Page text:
From London to Chennai to Karnataka high court to secure bail for former Tamil Nadu chief minister J Jayalalithaa is all in a day’s work for lawyer Ram Jethmalani.
Ignore the landing of the overnight flight at 1.30am, the one-hour trip to the hotel and the jet lag, 92-year-old Jethmalani was in court 10.30am sharp on September 30 to fight for his client.
Exhausting schedules are for lesser mortals to crib about, not him.
Jethmalani did not have his way with the court and his move for an urgent hearing was criticised by both legal pundits and lawyers.
“Lawyers, for fabulous fees or otherwise, must not be rushed into filing petitions and applications that cannot realistically be granted,” wrote Supreme Court advocate Sanjay Hedge.
Jethmalani shoots back, “The accused has the right to apply for bail as soon as possible.” With his famed sharp humour, he adds, “Tell those people someday they’ll be convicted, and they’ll do the same.”
On charging exorbitant fees, he tells HT, “Yes, I am charging Jayalalithaa. But I fight many cases pro bono. All in all, I make money from 10% of my clients.”
Apart from his legal acumen, his rise to fame began as the maverick lawyer in sensational cases such as the Nanavati murder trial.
Jayalalithaa has joined a long list of controversial clients, but he insists they approach him and he’s constrained by law to take briefs. “It’s a basic principal of law that everyone, no matter who, deserves a defense.”
While Jethmalani’s client list reads like India’s who’s who and he is the arguably the only advocate recognised by every Indian, this fame comes at a price.
Former high court judge RS Sodhi recalls, “When I asked him to fight Indira Gandhi’s alleged assassin Balbir Singh’s case, he was a BJP member. He gave up his membership, but not the case.”
Senior advocate Kamini Jayaswal who fought with him to defend SAR Geelani in the case arising out of the 2001 Parliament attack said she was “disturbed” by his decision to fight for Manu Sharma who was accused of murdering Jessica Lal in 1999.
Unfazed, Jethmalani always adheres to his conscience. “If taking up an unpopular cause will result unpopularity, so be it.”
This unflinching belief in the law’s wisdom is a part of Jethmalani’s upbringing as a third generation litigator. “My grandfather was a great lawyer. It’s in my blood.”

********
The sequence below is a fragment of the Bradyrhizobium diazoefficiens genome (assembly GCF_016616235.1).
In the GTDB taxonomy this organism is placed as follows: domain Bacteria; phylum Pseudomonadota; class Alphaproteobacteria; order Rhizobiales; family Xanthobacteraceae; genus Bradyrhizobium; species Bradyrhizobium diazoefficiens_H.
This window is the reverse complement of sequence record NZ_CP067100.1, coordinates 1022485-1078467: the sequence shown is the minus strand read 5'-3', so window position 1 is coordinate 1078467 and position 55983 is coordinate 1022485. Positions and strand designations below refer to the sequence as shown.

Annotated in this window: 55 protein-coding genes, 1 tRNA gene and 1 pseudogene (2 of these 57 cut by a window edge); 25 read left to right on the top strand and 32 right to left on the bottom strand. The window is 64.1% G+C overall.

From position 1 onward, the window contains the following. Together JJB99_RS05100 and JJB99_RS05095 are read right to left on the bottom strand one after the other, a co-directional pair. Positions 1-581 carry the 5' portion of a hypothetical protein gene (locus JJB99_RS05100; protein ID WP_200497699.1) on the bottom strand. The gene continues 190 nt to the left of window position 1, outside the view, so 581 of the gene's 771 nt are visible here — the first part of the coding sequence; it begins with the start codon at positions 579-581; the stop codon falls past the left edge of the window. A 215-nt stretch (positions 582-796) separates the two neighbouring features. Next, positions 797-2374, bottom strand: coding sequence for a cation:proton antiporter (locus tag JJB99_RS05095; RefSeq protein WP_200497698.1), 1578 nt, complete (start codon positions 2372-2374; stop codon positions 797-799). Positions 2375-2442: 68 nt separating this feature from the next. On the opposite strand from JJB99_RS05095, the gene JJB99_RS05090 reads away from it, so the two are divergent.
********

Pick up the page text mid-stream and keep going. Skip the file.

A student of Karachi Law School, he passed the Bar examination at 17. Then he had to argue before court to have a special provisio enacted to be allowed to practice at a time when 21 was the standard age for enrollment into the Bar.
His dogged love for the judicial system is also the reason why he is “an inspiration and a tough act to follow”, his son and senior advocate Mahesh Jethmalani says.
The public fascination with the senior lawyer, however, goes beyond his achievements in the courtroom.
He wakes up early to enjoy a game of badminton, eats some fruit, usually works through lunch while drinking buttermilk, and for dinner, “I take my two whiskeys, and occasionally a little bit of ice cream.”
Jethmalani has often been punished for his unabashed love for the finer things in life. In 1977, he started his career as a Parliamentarian by winning a Lok Sabha seat. However, he was not made law minister because Prime Minister Morarji Desai disapproved of his ‘lifestyle’.
It is possible Desai remembered having his lecture on celibacy interrupted by a young, blunt lawyer’s scathing words — “Morarjibhai, had my wife looked like Gajraben (Morarji's wife), I'd have turned celibate at eighteen.”
Jethmalani’s acerbic wit and unforgiving honesty are the stuff of legends. Often, he is blunt before people who, spoilt by power and privilege, aren’t used to truthful opinions.
During the Emergency, he was forced to leave the country under threat of arrest for speaking out against Indira Gandhi. More recently, he reportedly told a Supreme Court Judge, “Gone are the days when judges would read.”
Most people would be held for contempt, but “Ram floats on higher thermals in the Elysian fields where the normal rules of behaviour of mere mortals hardly apply,” says senior advocate Anil Dewan.
Accordingly, his life too is an open book. The many and varied accounts of his romances in the authorised autobiography written by Nalini Gera reveal a softer side. For instance, to converse with a Damascus dancing girl who spoke only Arabic, Jethmalani enrolled in language classes.
Jethmalani’s romanticism extends beyond his personal life. Expelled from the Bharatiya Janata Party, he still came out in full support of the Narendra Modi government. Yet, he declined Prime Minister Modi’s invitation to attend his swearing-in ceremony. “I told him I didn’t want to meet others who I didn’t like.”
He admits that a large part of his support for the present regime was to oust the Congress-led United Progressive Alliance (UPA), which he describes as “that corrupt government.”
His next move? “To bring back the black money to India.” He wishes the government would extend more support to this cause.
For now, though, he sits surrounded by a mountain of papers, preparing for Jayalalithaa’s next bail plea hearing on October 7.